SHE. What! The great Sir Ferdinand?

SIR F. You are good enough to put it that way. Now may I ask you a question?

SHE. Ask a dozen if you like.

SIR F. You did not come back from Panama to attend this meeting. You must have left before it was decided on.

SHE. How clever of you to think of that! I came because I was attacked by the symptoms of a very dangerous disease.

They all shew great concern, exclaiming Oh in their various ways.

SIR F. Oh! You came for medical advice. I beg your pardon.

SHE. No. It is not a doctor's job. I found myself what is called falling in love. I had illusions, infatuations, impulses that were utterly unreasonable and irresistible. Desires in which my body was taking command of my soul. And all for a man of whom I knew nothing: a passing vagabond who had begged a meal from me. He came to me next day and said he had fallen in love with me at first sight, and that he was going quite mad about me. He warned me to run away and leave no address, as he would follow me to the ends of the earth if he knew where I was; and we should both make fools of ourselves by getting married. So I fled; and here I am. He does not know my name, nor I his. But when I think of him everything is transfigured and I am magically happy. Unreadable poems like the Song of Solomon delight me: bagatelles by Beethoven deepen into great sonatas: every walk through the country is an exploration of the plains of heaven. My reason tells me that this cannot possibly be real; that the day will come when it will vanish and leave me face to face with reality; perhaps tied to a husband who may be anything from a criminal to an intolerable bore. So I have run away and put the seas between me and this figure that looks like a beautiful and wonderful celestial messenger--a Lohengrin--but really does not exist at all except in my imagination. So now you know, all of you. Let us change the subject.

SIR F. Not, if you please, until I have reminded you that very few men are criminals, and that most married couples spend the whole day apart, the woman in the house, the man in the office or study or workshop. And there is such a possibility as divorce.

THE WIDOWER. Besides, take my case. My late wife and I were so indispensable to oneanother that a separation would have been for us a desolating calamity. Yet I repeatedly found myself irresistibly attracted biologically by females with whom I could not converse seriously for five minutes. My wife needed some romance in her life when I ceased to be romantic to her and became only her matter-of-fact husband. To keep her in good humor and health I had to invite and entertain a succession of interesting young men to keep her supplied with what I call Sunday husbands.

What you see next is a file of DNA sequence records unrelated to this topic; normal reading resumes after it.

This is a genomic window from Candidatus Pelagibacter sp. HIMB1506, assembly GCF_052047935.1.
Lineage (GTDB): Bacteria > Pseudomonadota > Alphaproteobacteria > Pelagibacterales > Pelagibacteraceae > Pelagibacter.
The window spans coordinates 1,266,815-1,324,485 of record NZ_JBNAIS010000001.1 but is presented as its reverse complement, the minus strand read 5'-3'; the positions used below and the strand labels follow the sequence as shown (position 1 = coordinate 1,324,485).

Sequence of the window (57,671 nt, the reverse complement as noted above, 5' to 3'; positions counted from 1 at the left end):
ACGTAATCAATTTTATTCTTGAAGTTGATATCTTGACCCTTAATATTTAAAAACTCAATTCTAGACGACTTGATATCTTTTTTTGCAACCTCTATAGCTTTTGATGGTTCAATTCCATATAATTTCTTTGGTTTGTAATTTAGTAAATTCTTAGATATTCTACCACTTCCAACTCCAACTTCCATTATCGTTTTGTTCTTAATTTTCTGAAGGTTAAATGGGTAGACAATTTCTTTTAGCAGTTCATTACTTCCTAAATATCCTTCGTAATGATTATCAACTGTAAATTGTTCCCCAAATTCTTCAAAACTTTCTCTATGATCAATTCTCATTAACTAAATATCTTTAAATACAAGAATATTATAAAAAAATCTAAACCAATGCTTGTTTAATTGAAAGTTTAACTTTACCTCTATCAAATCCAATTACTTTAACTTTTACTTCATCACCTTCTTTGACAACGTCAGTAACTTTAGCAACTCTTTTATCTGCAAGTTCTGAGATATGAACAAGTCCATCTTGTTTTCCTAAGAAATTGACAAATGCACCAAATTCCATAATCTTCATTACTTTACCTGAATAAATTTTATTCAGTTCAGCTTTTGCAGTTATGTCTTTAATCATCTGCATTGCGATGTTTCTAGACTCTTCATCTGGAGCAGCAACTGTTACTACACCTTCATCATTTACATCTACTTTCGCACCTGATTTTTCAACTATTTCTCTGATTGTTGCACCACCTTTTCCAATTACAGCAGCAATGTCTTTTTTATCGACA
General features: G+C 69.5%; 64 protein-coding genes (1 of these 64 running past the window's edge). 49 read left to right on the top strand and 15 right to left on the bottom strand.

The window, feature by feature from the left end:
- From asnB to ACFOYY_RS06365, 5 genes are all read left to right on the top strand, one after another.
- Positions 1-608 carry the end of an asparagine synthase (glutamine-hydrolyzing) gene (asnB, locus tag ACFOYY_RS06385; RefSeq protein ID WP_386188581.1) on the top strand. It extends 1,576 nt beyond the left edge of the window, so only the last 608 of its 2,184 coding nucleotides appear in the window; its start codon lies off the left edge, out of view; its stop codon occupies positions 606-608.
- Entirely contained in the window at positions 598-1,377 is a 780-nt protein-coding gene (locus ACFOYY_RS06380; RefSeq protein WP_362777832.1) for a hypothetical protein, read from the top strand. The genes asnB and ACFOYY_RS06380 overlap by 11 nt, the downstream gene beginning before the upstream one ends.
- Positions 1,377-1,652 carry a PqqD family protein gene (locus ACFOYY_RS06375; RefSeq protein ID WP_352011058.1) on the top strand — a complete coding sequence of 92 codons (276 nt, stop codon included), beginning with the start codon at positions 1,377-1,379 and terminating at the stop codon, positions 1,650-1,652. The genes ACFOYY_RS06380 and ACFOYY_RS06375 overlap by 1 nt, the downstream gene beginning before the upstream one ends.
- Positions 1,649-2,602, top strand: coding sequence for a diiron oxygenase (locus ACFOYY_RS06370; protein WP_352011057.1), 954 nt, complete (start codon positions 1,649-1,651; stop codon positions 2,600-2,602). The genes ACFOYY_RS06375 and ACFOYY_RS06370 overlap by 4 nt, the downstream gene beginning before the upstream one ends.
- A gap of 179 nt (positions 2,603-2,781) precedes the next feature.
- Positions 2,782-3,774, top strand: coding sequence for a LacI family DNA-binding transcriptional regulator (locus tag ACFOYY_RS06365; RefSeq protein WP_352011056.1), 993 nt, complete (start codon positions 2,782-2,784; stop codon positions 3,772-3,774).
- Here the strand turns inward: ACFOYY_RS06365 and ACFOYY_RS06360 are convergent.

MRS SECONDBORN. That is a perfectly different thing. You have low tastes, which you occasionally gratify. I take an interest in young men; but I do not misconduct myself with them.

SECONDBORN. That, my love, is because your sense of property is stronger than your biological instinct. I am your property. Therefore you are damnably jealous.

MRS SECONDBORN. I deny it. I am not jealous.

THE WIDOWER. I think Sir Ferdinand's mind would be clearer on the subject if, like me, he had been married twice. My first marriage, which was quite biological, was a failure. What people called our love turned into something very like hatred. But biological tastes are not low tastes. Our two children were great successes: beautiful children with good characters. But nobody could live in the same house with their mother.

SIR F. [very gravely] Excuse me. I do not think you should speak of your dead wife in such terms.

THE WIDOWER. Oh, she is not dead: I let her divorce me. We are now quite good friends again. But to understand this question it is not enough to have been married once. Henry the Eighth would be the leading authority if he were alive. The prophet Mahomet was married more than fourteen times. And what about Solomon?

SIR F. Do pray let us keep religion out of this discussion. Surely religion is one thing, and the British marriage law another.

All the rest laugh, except Mrs Secondborn, who snorts.

SIR F. What is there to laugh at? Can we not be sensible and practical? We are dealing with the hard cash of your incomes, not with Solomon and Mahomet. We are not Mormons. Their wives in British law were only concubines.